They also lost some decent players (they may one day rue the Zadorov portion of the O'Reilly trade) but when you're near-historically bad and you let guys go, you mostly don't care which of those previous guys you let walk. The thing that people are and were going to point to last year was that the Sabres went through a number of not-great goalies — three got at least 15 starts — and ended up with a team save percentage of .911, a little bit below the league average but not by much. For this reason, the addition of Lehner in and of himself (career .914), let alone the improvement of the D-corps through a few key additions and player growth, as well as the implementation of something that is likely to resemble a cogent NHL system, and the addition of competent backup Chad Johnson (also career .914), that's going to trim a lot of goals-against off the team's total.
Remember, their goalies faced an astonishing number of shots — 2,911! — and therefore any negative deviation from the league average was going to hit them very, very hard in terms of goals against. An improvement to the league average there alone saves the team almost 12 goals, or about four points in the standings (that, of course, costs them Jack Eichel because then they would have finished ahead of Arizona, but you see the point).
Of the 11 guys above Buffalo brought in who already have at least one season of NHL experience, they carry an average WAR (Wins Above Replacement) of 0.53 per season from 2007-14. Last year, they averaged minus-0.14, meaning Buffalo pretty successfully bought low on some guys who seem to provide some decent cover throughout the lineup; obviously a guy like Jason Akeson is going to have a lower average WAR than Ryan O'Reilly, but they're on-boarding probably about six wins just among those players, and probably more. That doesn't include what Reinhart and Eichel provide, which is also likely to be substantial.
And it also doesn't include the dead weight they've offloaded this summer, either. The seven guys listed above have an average WAR per season of minus-0.28 since 2007-08. That's an almost unbelievable number, so the fact that they're gone might save the Sabres two wins in and of themselves. There are a lot of suppositions there, but these numbers also don't account for the many not-good players the Sabres retained who will be pushed down deeper into the lineup, and farther from high-leverage roles that led them to necessarily be so very bad last season.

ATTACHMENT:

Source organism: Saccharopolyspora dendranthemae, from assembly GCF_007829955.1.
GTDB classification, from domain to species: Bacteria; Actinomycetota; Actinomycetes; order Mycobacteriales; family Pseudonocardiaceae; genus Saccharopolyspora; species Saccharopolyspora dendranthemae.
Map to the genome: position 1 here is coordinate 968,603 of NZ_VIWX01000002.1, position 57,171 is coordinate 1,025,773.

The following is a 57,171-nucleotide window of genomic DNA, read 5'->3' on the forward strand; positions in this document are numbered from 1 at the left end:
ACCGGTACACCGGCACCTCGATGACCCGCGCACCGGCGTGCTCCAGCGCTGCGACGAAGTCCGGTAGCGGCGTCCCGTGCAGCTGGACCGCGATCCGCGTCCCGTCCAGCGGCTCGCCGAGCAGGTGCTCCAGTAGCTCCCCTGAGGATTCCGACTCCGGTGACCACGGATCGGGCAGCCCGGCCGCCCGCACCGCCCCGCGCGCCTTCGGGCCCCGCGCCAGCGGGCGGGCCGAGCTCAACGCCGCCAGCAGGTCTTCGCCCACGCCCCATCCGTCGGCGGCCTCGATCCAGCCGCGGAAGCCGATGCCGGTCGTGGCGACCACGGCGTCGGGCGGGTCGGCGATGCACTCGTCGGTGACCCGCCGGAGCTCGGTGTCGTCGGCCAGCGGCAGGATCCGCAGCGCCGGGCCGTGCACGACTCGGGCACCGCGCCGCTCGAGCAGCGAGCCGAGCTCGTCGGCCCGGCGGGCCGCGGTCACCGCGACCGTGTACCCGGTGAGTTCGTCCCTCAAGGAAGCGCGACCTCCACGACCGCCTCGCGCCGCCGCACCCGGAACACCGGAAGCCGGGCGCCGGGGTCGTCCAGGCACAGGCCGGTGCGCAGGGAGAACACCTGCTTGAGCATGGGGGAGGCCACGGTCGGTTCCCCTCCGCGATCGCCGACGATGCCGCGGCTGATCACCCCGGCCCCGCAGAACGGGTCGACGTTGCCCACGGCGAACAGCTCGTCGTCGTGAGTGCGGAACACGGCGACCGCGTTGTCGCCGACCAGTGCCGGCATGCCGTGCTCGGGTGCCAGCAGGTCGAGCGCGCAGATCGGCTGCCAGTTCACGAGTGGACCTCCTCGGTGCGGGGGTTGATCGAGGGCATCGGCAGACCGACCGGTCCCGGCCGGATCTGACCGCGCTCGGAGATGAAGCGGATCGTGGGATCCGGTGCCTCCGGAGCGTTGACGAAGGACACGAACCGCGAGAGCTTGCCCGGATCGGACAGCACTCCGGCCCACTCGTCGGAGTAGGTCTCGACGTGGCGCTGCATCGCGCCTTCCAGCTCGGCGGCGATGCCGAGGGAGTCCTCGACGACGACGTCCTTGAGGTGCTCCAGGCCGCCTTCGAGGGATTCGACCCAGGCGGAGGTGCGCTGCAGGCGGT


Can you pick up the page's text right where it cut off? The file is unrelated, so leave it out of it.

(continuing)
Here's a rough guess at what the Sabres' roster looks like on opening night:
That's really not bad at all. You can work with that. It's not a great team by any means, and it probably doesn't get particularly close to a playoff spot, but what's that look like? Doesn't that feel like an 80-point roster, plus or minus five? Make no mistake, even 85 points puts you 23rd in the league last season, and 75 would have been good for 26th. But 80 would have been 25th in the NHL.
And given that the Sabres only had 54 points last year, getting 26 more would constitute a massive improvement of nearly 50 percent. I don't know that anyone else — through trades, drafting, and free agency — made a jump that big, even in terms of points. Certainly, no one did so proportionally.
The fact that they're only going to keep improving for the foreseeable future too? Well, that just doesn't seem fair.
All stats via War on Ice unless otherwise stated.